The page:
Granholm, Feds: No Bad Emails
For Immediate Release
| Jul 21, 2005
With the continual increase of unsolicited emails know as spam, the Federal Trade Commission and the State of Michigan is beginning to take action.
On Wednesday, the Federal Trade Commission charged seven companies with violating federal laws requiring warning labels on e-mail that contains sexually-explicit content.
The FTC filed federal lawsuits against three operations of the seven seeking civil penalties and a permanent bar on the illegal marketing. Settlements with four other operations have imposed $1.159 million in civil penalties.
At the beginning of July, Michigan Governor Jennifer Granholm announced the launch of Protect MI Child Registry, a state program designed to allow individuals and schools to register children’s email addresses. Once registered, companies have thirty days to cease advertising adult products or services to the registered email address.
In a statement on the Governor’s website, Granholm stated, “Michigan’s child protection registry is a great way parents can shield their children from inappropriate email.”
Others aren’t so sure.
“While we applaud the idea of protecting children from illegal products and services, this new Michigan program will not eliminate the spam reaching Michigan’s youth,” states Philip Ellison, a technology consultant of Hemlock, Michigan-based Quagmire Solutions, LLC.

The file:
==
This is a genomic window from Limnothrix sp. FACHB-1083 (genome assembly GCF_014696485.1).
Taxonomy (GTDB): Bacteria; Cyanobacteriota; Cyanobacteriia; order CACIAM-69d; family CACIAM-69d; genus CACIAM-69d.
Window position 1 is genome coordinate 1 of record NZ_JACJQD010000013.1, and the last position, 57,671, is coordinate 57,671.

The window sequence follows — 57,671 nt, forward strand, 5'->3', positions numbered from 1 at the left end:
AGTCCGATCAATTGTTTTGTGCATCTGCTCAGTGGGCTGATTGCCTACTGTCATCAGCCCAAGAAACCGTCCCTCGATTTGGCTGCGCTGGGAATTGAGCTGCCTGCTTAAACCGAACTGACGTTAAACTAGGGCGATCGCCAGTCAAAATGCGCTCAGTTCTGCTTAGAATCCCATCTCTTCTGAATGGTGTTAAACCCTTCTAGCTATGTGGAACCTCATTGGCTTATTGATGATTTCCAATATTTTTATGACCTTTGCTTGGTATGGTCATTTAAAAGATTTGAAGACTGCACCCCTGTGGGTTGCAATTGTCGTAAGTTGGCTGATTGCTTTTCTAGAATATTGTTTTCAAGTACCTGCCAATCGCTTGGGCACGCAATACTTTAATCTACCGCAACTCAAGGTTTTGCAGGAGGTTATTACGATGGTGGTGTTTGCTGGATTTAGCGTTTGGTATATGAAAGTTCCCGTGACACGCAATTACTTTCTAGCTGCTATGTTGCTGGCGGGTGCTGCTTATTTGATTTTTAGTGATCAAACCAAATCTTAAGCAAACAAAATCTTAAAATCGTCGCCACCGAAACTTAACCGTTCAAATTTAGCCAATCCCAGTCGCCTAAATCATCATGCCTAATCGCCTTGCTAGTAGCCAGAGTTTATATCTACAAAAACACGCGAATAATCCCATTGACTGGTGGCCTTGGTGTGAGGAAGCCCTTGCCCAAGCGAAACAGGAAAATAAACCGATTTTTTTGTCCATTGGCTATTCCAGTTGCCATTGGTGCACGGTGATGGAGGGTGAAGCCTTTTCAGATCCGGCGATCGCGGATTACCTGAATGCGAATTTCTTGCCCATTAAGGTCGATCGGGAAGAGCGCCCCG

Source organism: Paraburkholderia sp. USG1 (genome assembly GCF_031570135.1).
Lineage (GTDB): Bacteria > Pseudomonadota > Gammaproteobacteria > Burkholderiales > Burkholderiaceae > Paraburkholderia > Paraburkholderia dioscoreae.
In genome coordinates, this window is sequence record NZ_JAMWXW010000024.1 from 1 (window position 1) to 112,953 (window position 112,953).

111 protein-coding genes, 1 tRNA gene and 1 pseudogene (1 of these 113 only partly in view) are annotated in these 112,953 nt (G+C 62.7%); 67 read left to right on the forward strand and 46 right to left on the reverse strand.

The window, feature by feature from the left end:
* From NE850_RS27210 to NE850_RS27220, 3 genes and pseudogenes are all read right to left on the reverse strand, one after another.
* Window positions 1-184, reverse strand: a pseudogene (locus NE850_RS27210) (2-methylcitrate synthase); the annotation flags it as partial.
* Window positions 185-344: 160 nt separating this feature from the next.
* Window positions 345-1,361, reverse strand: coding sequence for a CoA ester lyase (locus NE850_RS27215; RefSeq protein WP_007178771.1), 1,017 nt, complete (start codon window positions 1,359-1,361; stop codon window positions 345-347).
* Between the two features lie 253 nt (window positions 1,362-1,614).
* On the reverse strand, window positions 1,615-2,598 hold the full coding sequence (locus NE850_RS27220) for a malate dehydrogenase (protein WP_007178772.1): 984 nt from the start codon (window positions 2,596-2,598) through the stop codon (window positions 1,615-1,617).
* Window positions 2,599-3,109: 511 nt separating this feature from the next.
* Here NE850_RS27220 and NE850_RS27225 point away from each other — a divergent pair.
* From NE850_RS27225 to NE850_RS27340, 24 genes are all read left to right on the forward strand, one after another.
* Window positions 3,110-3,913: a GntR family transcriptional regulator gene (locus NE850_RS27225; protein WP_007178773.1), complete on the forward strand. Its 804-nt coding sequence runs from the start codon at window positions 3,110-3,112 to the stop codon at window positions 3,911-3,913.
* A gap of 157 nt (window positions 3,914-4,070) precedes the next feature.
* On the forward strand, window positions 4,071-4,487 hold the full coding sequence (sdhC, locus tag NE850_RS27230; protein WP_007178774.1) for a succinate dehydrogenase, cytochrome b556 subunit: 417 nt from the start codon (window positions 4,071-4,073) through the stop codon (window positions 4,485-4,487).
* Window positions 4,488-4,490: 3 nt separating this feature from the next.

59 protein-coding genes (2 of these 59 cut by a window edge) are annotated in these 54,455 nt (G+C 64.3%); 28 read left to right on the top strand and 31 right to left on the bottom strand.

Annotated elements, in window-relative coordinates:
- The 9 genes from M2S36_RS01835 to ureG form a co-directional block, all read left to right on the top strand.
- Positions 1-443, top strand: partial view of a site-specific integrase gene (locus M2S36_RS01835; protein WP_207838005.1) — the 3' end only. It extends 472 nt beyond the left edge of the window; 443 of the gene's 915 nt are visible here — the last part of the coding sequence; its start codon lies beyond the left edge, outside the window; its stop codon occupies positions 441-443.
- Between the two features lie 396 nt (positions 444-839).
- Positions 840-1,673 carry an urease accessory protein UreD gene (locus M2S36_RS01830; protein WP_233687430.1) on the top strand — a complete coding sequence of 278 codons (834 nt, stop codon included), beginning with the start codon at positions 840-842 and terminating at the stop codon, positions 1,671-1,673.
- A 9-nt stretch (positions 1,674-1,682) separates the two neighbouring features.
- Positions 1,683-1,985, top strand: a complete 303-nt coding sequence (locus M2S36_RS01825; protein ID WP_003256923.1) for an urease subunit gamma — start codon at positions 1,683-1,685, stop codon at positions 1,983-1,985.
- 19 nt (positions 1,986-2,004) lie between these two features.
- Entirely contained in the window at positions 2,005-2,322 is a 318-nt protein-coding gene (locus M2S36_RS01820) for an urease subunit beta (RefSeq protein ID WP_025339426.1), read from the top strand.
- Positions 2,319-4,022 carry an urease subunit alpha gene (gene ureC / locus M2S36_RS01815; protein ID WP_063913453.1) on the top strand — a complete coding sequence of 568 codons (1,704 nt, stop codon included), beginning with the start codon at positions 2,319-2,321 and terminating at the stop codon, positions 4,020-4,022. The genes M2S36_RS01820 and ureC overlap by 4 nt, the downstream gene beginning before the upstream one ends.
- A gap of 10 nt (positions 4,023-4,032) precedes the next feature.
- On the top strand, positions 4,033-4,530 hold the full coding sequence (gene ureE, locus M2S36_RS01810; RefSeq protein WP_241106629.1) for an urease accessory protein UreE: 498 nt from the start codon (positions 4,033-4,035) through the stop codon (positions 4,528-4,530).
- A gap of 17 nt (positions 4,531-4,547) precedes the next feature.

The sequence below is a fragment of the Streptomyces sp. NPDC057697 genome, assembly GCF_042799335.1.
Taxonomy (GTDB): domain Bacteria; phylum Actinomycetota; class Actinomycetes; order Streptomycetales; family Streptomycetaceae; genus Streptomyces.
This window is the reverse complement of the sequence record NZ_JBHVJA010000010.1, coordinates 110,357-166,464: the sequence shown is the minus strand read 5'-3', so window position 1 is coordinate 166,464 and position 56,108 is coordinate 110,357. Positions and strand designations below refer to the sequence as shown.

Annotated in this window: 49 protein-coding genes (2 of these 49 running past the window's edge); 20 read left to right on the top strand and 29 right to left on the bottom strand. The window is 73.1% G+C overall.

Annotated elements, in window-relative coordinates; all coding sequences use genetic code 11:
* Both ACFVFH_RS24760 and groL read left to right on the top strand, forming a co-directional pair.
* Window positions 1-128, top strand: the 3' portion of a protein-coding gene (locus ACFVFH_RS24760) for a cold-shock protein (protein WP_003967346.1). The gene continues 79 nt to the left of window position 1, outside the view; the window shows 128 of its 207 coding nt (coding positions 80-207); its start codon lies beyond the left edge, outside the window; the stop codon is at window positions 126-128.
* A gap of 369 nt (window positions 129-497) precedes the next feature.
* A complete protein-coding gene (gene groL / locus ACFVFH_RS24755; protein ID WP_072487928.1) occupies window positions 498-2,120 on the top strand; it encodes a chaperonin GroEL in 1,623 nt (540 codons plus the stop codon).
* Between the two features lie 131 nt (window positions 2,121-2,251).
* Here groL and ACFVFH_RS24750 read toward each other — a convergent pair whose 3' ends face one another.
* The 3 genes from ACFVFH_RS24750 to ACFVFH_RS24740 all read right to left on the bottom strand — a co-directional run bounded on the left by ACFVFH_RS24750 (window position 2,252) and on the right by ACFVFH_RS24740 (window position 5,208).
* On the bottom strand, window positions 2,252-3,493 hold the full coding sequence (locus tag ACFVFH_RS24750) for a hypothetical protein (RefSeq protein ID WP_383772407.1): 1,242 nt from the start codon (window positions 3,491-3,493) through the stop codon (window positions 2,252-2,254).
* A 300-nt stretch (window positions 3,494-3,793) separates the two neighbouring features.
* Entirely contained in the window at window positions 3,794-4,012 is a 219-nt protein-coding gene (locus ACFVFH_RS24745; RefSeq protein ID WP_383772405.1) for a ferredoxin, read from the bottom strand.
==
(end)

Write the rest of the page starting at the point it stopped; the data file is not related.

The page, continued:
“Parents need to monitor and review their child’s online computer usage by viewing their online history, checking names on Instant Messenger buddy lists, and just sitting down to see what your child is doing.”
Ellison suggests installing and using third-party software that monitors and reviews a variety of online activities. These programs offer numerous different filters that blocks inappropriate websites, keeps daily logs, and even filters e-mail and instant messages.
“The best defense is for parents to be an active observer.”
For a list of monitoring software, visit Quagmire Solutions’ website at www.quagmiresolutions.com
While government agencies continue to grapple with incoming electronic nuisances, a survey by the Pew Internet & American Life Project found email users are receiving slightly more spam in their inboxes than the year before.
The survey also found 53% of email users say spam has made them less trusting of email, while 67% of email users say spam has made being online unpleasant or annoying.
The above article was issued by an OLC attorney when he previously worked in corporate operations and communications.
Because these articles are highly informative, they are provided as a service of this law firm.